Gov. Bruce Rauner addressed the Illinois General Assembly Wednesday to outline his plan for 2017’s state budget despite a historic budget impasse in the state.
Illinois has been without an official budget since July 1 of last year, and while Rauner’s address Wednesday aimed to preview the budget for the fiscal year of 2017, which begins July 1 of this year, he began by acknowledging "this year cannot become a re-run of last year."
"Although we succeeded last year in eliminating an inherited $1.6 billion budget hole without a tax hike, we are now in our 8th month without a state budget – and court orders are forcing us to spend beyond our means," he said. "Shocking, yes. Acceptable, not even close."
The impasse could soon cause layoffs at public universities and further cuts to social services. The state is also accruing billions of dollars in debt as a result of court-mandated spending and floundering revenue.
"The truth is, we haven’t had a truly balanced budget in Illinois for decades," Rauner said. "In ways both obvious and hidden, we’ve overspent, and raised taxes to cover it."
The budget impasse hinges on Rauner’s Turnaround Agenda which is focused, among other things, on weakening unions. Rauner will not agree to tax increases proposed by Democrats until the demands of his agenda have been met.
"Raising taxes without addressing the costs of government, and improving the business climate of our state, merely drives families and jobs out of Illinois," Rauner said in his address Wednesday.
Rauner claims to be focused on sweeping reforms dedicated to growing the state’s economy and increasing revenue while Democrats have focused on tax increases and cuts to the state’s budget.
"Democrats won’t support enough spending cuts to live within our current revenues, and you won’t vote to raise taxes to cover your deficit spending unless Republicans agree to support your tax hike," Rauner said. "I won’t support new revenue unless we have major structural reforms to grow more jobs and get more value for taxpayers."
Rauner maintained in his budget address that funding for early childhood education and the General State Aid foundation level remain among his top priorities.
Rauner said if reforms are not put in place, "cuts will have to be made." He suggested if lawmakers don't want to work together on those cuts, that they give the Executive Branch "the flexibility to reallocate resources and make reductions to state spending as necessary."
"You’ve given emergency budget authority to governors in the past – other states have too – and no one can dispute that we have an emergency on our hands," he said. "It’s not my preferred course of action. It wouldn’t solve our long-term challenges. But it would, at the very least, allow us to stop digging the hole deeper."
During his state of the state address earlier this month, Rauner called for a "grand compromise" that will "cast partisanship and ideaology aside," a message he reiterated Wednesday.
"The people of Illinois are sick and tired of this – they want us to work together, not watch another pointless cycle of votes and vetoes," he said. "The people have been waiting long enough. I stand ready to negotiate with each and every one of you – 24 hours a day, 7 days a week."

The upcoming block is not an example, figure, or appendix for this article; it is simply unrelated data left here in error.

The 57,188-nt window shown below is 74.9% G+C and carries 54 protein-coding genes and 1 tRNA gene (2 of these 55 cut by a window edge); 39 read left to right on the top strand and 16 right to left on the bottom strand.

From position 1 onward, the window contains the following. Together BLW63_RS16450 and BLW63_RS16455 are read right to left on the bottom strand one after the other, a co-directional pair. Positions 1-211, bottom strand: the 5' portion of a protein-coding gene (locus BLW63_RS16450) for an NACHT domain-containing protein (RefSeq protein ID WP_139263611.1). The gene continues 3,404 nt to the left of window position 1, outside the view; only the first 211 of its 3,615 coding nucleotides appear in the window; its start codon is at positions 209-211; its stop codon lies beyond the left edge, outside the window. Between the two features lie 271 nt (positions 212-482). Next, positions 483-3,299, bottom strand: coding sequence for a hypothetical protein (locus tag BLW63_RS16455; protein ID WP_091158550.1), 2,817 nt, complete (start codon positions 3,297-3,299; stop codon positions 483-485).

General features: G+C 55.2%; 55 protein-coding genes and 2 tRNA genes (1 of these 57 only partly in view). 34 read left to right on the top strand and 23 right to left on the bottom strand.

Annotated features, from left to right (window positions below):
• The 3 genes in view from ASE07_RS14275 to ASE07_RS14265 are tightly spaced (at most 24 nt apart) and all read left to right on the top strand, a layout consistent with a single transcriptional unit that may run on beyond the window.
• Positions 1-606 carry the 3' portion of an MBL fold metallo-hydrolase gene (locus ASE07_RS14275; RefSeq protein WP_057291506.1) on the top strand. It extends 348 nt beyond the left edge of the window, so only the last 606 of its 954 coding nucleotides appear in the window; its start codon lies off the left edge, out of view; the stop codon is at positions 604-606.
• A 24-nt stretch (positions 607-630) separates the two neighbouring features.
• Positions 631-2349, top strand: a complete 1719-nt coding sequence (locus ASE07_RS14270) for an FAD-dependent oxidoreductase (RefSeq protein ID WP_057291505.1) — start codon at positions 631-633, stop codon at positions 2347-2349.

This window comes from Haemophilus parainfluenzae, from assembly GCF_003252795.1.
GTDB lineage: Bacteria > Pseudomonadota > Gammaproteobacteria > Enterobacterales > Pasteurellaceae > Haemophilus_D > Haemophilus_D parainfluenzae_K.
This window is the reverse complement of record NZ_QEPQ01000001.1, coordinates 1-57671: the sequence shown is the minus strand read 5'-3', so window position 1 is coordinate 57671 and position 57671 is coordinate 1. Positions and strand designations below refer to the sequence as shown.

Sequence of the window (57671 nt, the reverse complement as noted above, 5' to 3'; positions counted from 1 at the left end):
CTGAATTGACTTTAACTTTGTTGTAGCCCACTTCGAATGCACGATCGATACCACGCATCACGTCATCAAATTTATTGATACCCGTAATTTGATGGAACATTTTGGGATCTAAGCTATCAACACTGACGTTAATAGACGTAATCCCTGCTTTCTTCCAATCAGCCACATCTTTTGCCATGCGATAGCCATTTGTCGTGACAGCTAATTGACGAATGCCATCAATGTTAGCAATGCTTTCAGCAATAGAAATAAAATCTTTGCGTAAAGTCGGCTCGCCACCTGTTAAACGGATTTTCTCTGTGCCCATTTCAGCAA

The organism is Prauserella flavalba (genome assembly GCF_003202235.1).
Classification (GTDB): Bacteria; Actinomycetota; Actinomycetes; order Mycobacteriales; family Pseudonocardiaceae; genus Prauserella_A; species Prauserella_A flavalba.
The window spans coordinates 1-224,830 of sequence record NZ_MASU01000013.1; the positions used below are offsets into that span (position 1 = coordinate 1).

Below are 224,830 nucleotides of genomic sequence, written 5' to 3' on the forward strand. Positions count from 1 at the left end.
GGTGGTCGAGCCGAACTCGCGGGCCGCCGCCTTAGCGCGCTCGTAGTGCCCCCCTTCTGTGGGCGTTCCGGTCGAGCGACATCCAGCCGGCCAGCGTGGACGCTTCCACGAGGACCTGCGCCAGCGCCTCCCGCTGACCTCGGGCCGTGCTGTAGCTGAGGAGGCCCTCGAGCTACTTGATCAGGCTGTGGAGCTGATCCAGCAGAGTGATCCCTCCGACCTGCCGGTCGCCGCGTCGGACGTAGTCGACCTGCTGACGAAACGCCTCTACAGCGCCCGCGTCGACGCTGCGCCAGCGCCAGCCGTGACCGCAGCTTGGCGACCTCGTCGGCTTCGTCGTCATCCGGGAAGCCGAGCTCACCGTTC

The Illinois Constitution requires that the governor work with the General Assembly to pass a budget by May 31. If a budget is not passed, a three-fifths majority vote by the General Assembly is needed for passage.
For the fiscal year of 2016, Rauner proposed a budget with heavy spending cuts and no tax increases that would have left the state with a surplus of $505 million. Democrats also passed a budget, that was vetoed by Rauner, which would have left the state with a $4 billion deficit for the fiscal year of 2016.
Rauner has only signed one of the 20 budget bills that came across his desk. That legislation kept schools open statewide by ensuring funding for elementary and secondary education.
Rauner claimed that he wouldn’t discuss the budget until Democrats made concessions on his Turnaround Agenda. Democrats say those reforms, that deal largely with politics and business, are not related to the state’s budget.
"The savings for taxpayers from our Turnaround reforms would increase over time and could be many billions of dollars a year – potentially much larger than our current annual deficit," Rauner said Wendesday. "Even if we only implemented a portion of these recommendations, in a few years we’d have a balanced budget without a tax hike, and we’d have billions of dollars in surplus funds to invest in our schools, our human services, and our infrastructure."
According to Illinois’ Constitution, the state government cannot spend money without a balanced budget. According to the law, Illinois’ government should have shut down on July 1 of last year.
Nonetheless, Comptroller Leslie Munger received a court order authorizing payment of state employees during the budget impasse. Court orders and other mechanisms have forced the state to fund about 90 percent of the state’s previous budget. At the end of the fiscal year, Illinois could owe more than $9 billion in unpaid bills.
"Right now, we’re headed in the wrong direction," Rauner said Wednesday. "We need to work together to change the trajectory."